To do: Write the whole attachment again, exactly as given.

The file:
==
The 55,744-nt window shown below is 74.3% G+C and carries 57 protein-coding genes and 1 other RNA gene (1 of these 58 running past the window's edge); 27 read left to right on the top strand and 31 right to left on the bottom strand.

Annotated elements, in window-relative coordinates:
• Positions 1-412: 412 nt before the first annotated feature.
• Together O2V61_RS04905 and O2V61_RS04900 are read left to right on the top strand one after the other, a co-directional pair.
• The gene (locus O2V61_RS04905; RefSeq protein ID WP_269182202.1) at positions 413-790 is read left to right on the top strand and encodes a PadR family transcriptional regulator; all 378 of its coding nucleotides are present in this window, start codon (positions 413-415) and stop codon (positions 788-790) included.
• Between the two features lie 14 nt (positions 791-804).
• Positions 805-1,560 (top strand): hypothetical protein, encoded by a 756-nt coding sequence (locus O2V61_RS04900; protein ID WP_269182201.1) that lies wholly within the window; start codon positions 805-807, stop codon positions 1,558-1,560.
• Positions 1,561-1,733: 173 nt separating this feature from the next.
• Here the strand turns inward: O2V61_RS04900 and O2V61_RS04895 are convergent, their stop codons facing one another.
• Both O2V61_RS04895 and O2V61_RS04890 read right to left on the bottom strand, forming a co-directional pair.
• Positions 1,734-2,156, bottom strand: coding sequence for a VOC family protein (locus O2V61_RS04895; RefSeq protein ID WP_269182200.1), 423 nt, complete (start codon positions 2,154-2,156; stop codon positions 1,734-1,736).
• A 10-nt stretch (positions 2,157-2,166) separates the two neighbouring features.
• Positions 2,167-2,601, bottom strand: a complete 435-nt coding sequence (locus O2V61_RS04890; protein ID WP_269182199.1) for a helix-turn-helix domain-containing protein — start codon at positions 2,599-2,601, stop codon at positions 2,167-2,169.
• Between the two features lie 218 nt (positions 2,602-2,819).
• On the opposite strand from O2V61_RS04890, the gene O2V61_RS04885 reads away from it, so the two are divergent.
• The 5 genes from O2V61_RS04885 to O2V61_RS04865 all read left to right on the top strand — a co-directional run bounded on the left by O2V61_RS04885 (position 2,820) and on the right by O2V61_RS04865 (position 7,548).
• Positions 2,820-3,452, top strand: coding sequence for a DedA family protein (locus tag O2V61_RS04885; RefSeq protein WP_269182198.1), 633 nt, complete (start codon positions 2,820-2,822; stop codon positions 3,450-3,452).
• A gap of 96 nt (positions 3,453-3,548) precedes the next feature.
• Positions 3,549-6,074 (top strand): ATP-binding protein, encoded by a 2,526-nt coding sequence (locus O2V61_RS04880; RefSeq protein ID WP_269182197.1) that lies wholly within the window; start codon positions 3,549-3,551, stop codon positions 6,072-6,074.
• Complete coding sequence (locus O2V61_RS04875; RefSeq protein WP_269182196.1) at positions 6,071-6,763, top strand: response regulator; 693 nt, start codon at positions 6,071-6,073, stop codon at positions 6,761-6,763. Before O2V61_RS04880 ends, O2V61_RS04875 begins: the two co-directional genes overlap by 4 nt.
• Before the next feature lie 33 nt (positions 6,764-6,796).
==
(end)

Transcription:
The 55,744-nt window shown below is 74.3% G+C and carries 57 protein-coding genes and 1 other RNA gene (1 of these 58 running past the window's edge); 27 read left to right on the top strand and 31 right to left on the bottom strand.

Annotated elements, in window-relative coordinates:
• Positions 1-412: 412 nt before the first annotated feature.
• Together O2V61_RS04905 and O2V61_RS04900 are read left to right on the top strand one after the other, a co-directional pair.
• The gene (locus O2V61_RS04905; RefSeq protein ID WP_269182202.1) at positions 413-790 is read left to right on the top strand and encodes a PadR family transcriptional regulator; all 378 of its coding nucleotides are present in this window, start codon (positions 413-415) and stop codon (positions 788-790) included.
• Between the two features lie 14 nt (positions 791-804).
• Positions 805-1,560 (top strand): hypothetical protein, encoded by a 756-nt coding sequence (locus O2V61_RS04900; protein ID WP_269182201.1) that lies wholly within the window; start codon positions 805-807, stop codon positions 1,558-1,560.
• Positions 1,561-1,733: 173 nt separating this feature from the next.
• Here the strand turns inward: O2V61_RS04900 and O2V61_RS04895 are convergent, their stop codons facing one another.
• Both O2V61_RS04895 and O2V61_RS04890 read right to left on the bottom strand, forming a co-directional pair.
• Positions 1,734-2,156, bottom strand: coding sequence for a VOC family protein (locus O2V61_RS04895; RefSeq protein ID WP_269182200.1), 423 nt, complete (start codon positions 2,154-2,156; stop codon positions 1,734-1,736).
• A 10-nt stretch (positions 2,157-2,166) separates the two neighbouring features.
• Positions 2,167-2,601, bottom strand: a complete 435-nt coding sequence (locus O2V61_RS04890; protein ID WP_269182199.1) for a helix-turn-helix domain-containing protein — start codon at positions 2,599-2,601, stop codon at positions 2,167-2,169.
• Between the two features lie 218 nt (positions 2,602-2,819).
• On the opposite strand from O2V61_RS04890, the gene O2V61_RS04885 reads away from it, so the two are divergent.
• The 5 genes from O2V61_RS04885 to O2V61_RS04865 all read left to right on the top strand — a co-directional run bounded on the left by O2V61_RS04885 (position 2,820) and on the right by O2V61_RS04865 (position 7,548).
• Positions 2,820-3,452, top strand: coding sequence for a DedA family protein (locus tag O2V61_RS04885; RefSeq protein WP_269182198.1), 633 nt, complete (start codon positions 2,820-2,822; stop codon positions 3,450-3,452).
• A gap of 96 nt (positions 3,453-3,548) precedes the next feature.
• Positions 3,549-6,074 (top strand): ATP-binding protein, encoded by a 2,526-nt coding sequence (locus O2V61_RS04880; RefSeq protein ID WP_269182197.1) that lies wholly within the window; start codon positions 3,549-3,551, stop codon positions 6,072-6,074.
• Complete coding sequence (locus O2V61_RS04875; RefSeq protein WP_269182196.1) at positions 6,071-6,763, top strand: response regulator; 693 nt, start codon at positions 6,071-6,073, stop codon at positions 6,761-6,763. Before O2V61_RS04880 ends, O2V61_RS04875 begins: the two co-directional genes overlap by 4 nt.
• Before the next feature lie 33 nt (positions 6,764-6,796).